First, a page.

Significance of a histone-like protein with its native structure for the diagnosis of asymptomatic tuberculosis

PLoS One. 2018 Oct 25;13(10):e0204160. doi: 10.1371/journal.pone.0204160. eCollection 2018.


Tuberculosis causes the highest mortality among all single infections. Asymptomatic tuberculosis, afflicting one third of the global human population, is the major source as 5-10% of asymptomatic cases develop active tuberculosis during their lifetime. Thus it is one of important issues to develop diagnostic tools for accurately detecting asymptomatic infection. Mycobacterial DNA-binding protein 1 (MDP1) is a major protein in persistent Mycobacterium tuberculosis and has potential for diagnostic use in detecting asymptomatic infection. However, a previous ELISA-based study revealed a specificity problem; IgGs against MDP1 were detected in both M. tuberculosis-infected and uninfected individuals. Although the tertiary structures of an antigen are known to influence antibody recognition, the MDP1 structural details have not yet been investigated. The N-terminal half of MDP1, homologous to bacterial histone-like protein HU, is predicted to be responsible for DNA-binding, while the C-terminal half is assumed as totally intrinsically disordered regions. To clarify the relationship between the MDP1 tertiary structure and IgG recognition, we refined the purification method, which allow us to obtain a recombinant protein with the predicted structure. Furthermore, we showed that an IgG-ELISA using MDP1 purified by our refined method is indeed useful in the detection of asymptomatic tuberculosis.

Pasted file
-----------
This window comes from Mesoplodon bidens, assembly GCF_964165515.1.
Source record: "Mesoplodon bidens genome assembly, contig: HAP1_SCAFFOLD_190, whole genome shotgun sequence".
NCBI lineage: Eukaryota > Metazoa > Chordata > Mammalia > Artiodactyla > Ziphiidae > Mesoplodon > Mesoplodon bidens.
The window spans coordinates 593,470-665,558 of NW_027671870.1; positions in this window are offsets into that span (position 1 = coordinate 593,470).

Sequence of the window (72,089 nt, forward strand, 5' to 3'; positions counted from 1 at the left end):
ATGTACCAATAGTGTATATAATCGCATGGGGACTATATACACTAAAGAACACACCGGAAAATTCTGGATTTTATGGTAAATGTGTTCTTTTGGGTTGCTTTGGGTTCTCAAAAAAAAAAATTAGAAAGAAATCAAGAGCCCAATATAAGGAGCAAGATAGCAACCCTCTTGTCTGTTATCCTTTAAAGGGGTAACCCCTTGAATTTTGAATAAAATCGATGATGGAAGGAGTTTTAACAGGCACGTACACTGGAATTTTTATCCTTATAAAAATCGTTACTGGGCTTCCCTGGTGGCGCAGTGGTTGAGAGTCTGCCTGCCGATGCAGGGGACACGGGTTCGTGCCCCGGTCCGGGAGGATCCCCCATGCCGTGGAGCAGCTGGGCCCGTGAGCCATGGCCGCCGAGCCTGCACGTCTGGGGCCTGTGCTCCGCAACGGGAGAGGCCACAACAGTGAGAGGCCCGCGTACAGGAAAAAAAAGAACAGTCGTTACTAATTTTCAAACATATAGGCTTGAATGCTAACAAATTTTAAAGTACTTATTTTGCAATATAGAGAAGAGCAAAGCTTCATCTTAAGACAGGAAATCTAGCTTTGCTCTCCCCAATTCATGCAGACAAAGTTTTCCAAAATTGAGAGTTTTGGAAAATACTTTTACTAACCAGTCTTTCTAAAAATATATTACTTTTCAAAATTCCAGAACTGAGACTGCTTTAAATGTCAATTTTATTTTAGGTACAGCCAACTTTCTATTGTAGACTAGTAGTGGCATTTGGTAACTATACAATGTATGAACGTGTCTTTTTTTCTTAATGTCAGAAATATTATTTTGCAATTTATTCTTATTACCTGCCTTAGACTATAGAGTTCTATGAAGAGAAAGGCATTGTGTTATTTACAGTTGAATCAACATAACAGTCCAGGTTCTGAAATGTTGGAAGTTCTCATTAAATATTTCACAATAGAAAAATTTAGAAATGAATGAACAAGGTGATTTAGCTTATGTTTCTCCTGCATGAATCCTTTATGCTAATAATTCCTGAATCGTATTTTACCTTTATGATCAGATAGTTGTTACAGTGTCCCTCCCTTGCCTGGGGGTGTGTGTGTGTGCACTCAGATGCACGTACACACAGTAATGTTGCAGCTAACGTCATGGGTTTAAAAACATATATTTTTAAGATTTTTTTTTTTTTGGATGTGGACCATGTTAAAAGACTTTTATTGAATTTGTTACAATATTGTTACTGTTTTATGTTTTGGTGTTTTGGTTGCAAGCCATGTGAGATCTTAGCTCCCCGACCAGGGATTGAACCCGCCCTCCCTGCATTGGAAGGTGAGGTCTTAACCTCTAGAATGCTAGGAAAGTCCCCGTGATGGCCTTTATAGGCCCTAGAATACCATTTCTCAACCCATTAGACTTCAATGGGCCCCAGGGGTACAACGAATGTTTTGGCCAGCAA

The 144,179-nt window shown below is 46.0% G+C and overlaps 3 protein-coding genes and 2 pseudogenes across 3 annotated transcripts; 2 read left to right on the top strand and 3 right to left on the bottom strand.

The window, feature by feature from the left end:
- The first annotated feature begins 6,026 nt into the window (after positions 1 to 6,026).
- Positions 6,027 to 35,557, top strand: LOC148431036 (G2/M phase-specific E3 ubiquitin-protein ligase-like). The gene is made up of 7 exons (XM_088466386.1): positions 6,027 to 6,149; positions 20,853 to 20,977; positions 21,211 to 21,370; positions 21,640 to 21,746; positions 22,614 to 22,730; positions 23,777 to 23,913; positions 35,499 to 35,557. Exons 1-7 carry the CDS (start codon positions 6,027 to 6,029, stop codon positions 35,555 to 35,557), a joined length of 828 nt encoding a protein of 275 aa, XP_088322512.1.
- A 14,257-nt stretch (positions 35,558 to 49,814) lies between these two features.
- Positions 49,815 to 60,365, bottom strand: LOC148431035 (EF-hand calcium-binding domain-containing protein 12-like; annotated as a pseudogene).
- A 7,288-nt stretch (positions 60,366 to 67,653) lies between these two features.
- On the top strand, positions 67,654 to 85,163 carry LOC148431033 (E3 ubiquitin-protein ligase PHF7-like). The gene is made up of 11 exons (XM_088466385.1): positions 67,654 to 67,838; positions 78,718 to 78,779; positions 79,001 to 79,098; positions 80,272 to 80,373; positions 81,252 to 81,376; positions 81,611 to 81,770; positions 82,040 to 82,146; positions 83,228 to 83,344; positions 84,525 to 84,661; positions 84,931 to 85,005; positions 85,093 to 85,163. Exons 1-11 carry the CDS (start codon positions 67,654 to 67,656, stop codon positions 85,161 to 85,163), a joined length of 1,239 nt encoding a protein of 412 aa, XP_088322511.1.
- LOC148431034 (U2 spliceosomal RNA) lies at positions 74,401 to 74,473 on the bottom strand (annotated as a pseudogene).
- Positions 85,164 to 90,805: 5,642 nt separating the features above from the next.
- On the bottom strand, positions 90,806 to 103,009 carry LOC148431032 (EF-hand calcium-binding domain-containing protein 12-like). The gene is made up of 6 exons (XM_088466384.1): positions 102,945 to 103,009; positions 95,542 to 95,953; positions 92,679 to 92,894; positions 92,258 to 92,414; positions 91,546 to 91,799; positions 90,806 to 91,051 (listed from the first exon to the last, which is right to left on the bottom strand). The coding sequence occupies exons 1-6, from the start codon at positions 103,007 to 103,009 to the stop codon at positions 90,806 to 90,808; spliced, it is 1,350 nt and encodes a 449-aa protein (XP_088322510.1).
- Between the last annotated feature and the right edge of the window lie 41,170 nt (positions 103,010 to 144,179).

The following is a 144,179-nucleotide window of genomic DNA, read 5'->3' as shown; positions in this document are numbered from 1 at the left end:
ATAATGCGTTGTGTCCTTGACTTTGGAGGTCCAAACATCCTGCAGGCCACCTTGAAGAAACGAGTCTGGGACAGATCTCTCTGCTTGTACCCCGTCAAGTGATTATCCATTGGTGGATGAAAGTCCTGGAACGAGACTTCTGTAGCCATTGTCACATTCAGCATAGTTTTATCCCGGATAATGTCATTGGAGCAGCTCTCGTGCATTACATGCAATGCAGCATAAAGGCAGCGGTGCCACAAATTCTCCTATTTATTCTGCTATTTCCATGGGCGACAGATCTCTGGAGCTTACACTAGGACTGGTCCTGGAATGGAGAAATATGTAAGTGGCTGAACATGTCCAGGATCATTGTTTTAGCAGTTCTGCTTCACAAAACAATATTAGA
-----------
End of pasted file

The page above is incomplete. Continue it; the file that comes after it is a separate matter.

Publication types

  • Research Support, Non-U.S. Gov't

MeSH terms

  • Adult
  • Aged
  • Bacterial Proteins / chemistry*
  • Bacterial Proteins / immunology*
  • Binding Sites
  • Case-Control Studies
  • Circular Dichroism
  • DNA-Binding Proteins / chemistry*
  • DNA-Binding Proteins / immunology*
  • Female
  • Humans
  • Immunoglobulin G / metabolism*
  • Male
  • Middle Aged
  • Models, Molecular
  • Protein Binding
  • Protein Multimerization
  • Protein Structure, Secondary
  • Tuberculosis / diagnosis*
  • Young Adult


  • Bacterial Proteins
  • DNA-Binding Proteins
  • Immunoglobulin G
  • MDP1 protein, Mycobacterium

Grant support

This work was supported by the Ministry of Education, Culture, Sports, Science and Technology Grants-in-Aid for Scientific Research (, Grant numbers 16H05187 (S.M.), 17K08823(A.N), 16K08774(Y.O); by the Japan Agency for Medical Research and Development, grant JP18fk0108005 to Prof. Sohkichi Matsumoto; and by The United States–Japan Cooperative Medical Science Program against Tuberculosis and Leprosy to Sohkichi Matsumoto. The funders had no role in study design, data collection and analysis, decision to publish, or preparation of the manuscript.